Now, this year, all of my decorations are packed up and I may not even decorate at all! It all depends on what unfolds in the very next few weeks in what has become certainly, a saga. . .selling the rabbit patch. Either way, if there is a sprig of pine on the mantel – or a wreath hung, it will be a last minute attempt to mark the grand occasion of my beloved Christmas. Maybe this year, I will carry on the tradition of “Old Christmas”. . .another thing I remember about Miss Sylvia, for she always marked the visit of the wise men, to the Christ child, with a party.
Work is especially busy, just now. The violinists-over two hundred of them – are practicing fervently and the children are also learning songs in various languages for the annual Holiday Concert. I never tire of Christmas music. I especially like the old music. The old songs never fail to spark my own childhood memories. . .one being the year, that Grandmama got a tree in a box.
I do not know what I was expecting . . .but it was not what I saw. I remember clearly the shock of seeing my first “aluminum tree”. It was silver with blue ornaments. . . a far cry from the usual, little cedars, cut from a ditch bank. Grandmama was so very proud of it and said, the folks in Florida, were using them regularly now. To me, Florida must have been another country altogether and they musn’t have had. a single patch of woods anywhere. Grandmama was “happy as a lark” with her modern tree. I was speechless. In my wildest childhood dreams, I could not have imagined an “aluminum tree”. Thankfully, “Dean Martin” was singing on the record player, as usual, so at least something, made sense.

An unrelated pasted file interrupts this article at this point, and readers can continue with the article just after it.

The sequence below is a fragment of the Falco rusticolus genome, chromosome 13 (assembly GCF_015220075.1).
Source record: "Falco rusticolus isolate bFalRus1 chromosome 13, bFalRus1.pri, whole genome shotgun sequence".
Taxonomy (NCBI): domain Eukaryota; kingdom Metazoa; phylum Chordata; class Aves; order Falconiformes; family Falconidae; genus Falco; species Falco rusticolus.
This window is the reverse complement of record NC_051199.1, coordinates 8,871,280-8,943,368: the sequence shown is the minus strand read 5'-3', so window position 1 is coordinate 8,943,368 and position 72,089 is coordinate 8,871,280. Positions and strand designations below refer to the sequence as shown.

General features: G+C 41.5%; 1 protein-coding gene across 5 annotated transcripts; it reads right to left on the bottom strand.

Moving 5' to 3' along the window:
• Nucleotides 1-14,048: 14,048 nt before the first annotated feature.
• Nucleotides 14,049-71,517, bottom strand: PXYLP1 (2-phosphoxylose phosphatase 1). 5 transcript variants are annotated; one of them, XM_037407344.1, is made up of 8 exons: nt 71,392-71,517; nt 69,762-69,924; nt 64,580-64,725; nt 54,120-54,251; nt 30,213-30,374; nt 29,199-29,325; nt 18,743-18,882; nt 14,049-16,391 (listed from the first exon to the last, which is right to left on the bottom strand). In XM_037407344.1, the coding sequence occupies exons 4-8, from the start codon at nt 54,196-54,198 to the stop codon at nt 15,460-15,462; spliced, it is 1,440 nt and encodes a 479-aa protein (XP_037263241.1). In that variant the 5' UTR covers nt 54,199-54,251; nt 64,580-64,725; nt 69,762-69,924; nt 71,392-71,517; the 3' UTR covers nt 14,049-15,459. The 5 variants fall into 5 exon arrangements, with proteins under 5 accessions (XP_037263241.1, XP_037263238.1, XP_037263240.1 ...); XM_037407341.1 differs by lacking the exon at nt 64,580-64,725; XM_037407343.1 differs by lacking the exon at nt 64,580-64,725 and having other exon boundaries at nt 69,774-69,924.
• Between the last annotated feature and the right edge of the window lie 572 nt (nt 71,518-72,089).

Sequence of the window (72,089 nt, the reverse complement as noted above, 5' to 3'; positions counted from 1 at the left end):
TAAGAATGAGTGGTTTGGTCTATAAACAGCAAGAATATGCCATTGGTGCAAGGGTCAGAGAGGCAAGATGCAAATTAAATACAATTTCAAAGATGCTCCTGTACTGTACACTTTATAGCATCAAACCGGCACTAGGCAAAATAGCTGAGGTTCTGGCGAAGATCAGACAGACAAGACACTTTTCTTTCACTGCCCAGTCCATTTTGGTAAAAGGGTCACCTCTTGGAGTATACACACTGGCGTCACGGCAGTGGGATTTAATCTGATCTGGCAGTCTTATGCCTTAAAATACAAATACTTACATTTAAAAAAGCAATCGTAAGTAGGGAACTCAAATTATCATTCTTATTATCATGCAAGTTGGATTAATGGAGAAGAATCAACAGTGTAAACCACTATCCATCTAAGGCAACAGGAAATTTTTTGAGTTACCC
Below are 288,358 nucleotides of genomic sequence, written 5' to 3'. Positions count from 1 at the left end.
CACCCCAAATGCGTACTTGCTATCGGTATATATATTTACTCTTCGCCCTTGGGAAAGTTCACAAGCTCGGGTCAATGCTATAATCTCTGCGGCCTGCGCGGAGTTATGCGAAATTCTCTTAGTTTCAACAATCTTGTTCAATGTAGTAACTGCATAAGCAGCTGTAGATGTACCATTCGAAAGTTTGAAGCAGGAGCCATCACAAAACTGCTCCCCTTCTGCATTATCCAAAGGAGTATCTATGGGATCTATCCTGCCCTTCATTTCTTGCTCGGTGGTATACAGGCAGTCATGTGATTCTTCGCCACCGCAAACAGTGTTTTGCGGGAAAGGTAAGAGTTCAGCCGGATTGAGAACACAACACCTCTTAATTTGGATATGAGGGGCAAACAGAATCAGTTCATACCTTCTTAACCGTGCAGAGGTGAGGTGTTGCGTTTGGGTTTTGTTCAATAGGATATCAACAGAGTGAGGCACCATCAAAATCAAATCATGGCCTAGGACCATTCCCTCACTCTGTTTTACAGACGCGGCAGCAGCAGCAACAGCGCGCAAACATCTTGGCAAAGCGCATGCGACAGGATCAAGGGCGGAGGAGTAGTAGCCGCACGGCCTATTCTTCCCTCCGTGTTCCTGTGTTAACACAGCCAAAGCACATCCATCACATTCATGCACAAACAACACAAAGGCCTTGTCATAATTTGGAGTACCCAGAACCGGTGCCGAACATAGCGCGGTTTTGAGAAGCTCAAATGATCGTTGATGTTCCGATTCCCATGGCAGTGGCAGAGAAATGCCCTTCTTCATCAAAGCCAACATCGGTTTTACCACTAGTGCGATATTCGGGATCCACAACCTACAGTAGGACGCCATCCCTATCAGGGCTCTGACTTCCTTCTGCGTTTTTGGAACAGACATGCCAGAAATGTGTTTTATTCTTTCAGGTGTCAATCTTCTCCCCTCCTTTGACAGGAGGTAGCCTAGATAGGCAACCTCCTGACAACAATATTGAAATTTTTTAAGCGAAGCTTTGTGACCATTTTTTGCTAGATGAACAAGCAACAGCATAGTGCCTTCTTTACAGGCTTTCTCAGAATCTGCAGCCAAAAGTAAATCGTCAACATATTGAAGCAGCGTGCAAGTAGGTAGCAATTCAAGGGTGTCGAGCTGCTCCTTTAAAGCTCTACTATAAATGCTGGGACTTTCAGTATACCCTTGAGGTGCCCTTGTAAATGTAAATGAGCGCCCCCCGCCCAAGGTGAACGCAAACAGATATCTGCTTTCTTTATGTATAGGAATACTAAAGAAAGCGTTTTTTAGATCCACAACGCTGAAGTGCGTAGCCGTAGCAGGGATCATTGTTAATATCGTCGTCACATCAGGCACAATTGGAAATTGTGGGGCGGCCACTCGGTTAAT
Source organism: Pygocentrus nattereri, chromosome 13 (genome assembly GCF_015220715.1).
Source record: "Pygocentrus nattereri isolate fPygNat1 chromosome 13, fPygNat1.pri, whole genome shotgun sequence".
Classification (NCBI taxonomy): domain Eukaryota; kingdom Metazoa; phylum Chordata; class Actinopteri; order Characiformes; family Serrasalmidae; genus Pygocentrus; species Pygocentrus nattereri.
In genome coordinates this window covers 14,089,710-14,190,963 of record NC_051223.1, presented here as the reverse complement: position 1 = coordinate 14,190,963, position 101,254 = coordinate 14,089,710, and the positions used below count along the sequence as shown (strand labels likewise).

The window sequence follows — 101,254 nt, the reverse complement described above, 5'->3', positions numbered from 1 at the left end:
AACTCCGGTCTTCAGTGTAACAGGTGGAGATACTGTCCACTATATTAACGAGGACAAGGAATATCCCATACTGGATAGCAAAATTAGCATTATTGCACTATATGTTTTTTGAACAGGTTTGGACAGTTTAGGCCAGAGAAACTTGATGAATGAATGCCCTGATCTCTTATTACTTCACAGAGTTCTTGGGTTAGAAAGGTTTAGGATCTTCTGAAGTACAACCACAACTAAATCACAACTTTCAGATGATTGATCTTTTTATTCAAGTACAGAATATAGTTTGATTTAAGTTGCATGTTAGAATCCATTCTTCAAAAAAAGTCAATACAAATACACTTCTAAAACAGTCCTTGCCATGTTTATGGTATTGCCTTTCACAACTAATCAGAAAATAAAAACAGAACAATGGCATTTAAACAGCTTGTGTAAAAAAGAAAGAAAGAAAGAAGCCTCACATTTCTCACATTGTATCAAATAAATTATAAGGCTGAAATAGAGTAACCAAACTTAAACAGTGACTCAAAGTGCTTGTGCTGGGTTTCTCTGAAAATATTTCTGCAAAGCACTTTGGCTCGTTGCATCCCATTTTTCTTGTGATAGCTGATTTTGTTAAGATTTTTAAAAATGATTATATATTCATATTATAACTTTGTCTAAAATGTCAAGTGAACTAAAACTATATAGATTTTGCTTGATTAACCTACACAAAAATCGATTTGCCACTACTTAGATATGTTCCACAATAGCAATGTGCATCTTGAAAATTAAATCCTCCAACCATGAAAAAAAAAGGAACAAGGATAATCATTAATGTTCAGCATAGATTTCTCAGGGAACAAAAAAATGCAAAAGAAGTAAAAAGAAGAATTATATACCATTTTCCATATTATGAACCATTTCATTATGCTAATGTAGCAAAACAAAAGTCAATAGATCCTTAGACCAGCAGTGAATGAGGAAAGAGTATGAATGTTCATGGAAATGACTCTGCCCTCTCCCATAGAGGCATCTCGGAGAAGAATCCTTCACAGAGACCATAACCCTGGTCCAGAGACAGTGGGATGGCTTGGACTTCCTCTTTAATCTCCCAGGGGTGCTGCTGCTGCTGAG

Every thing seems to evoke memories, this time of the year. Of course, I am prone to being sentimental, on a regular basis, but I realise especially at Christmas, that I have quite a storehouse of beautiful memories in my collection. . .and I do not want to forget a one of them. In some way, it seems that remembering, is like a “housekeeping of the heart”. I sort things out, and tidy up any tattered fragments. It is odd that I do not remember but a few gifts that I received. Instead, I remember clearly, things like the tinsel that Mama saved each year. Putting it on the tree, was slow and tedious work . . .taking it off was worse. Mama was very particular about her tinsel, and how it was placed on the tree. The task was not going quickly. . .and that is all there was to it. After the initial complaining and protests, for no one wanted to hang single strands of tinsel, a hush would fall on us. It was as if we were in a trance brought on by the dangling silver. When the heat came on, or the door was opened-the tinsel would sway and flutter as if it had a life of its’own. I was so happy when Mama traded the tinsel for a garland-yet now, over fifty years later, I remember the tinsel.
As we bid November farewell, with its’ scarlet and golden woodlands and with the blackbirds flying, we know it did not leave us empty-handed. November gives us a quiet, steady dose of gentle beauty that stirs thoughts of home and hearth – and makes us remember the most beautiful things.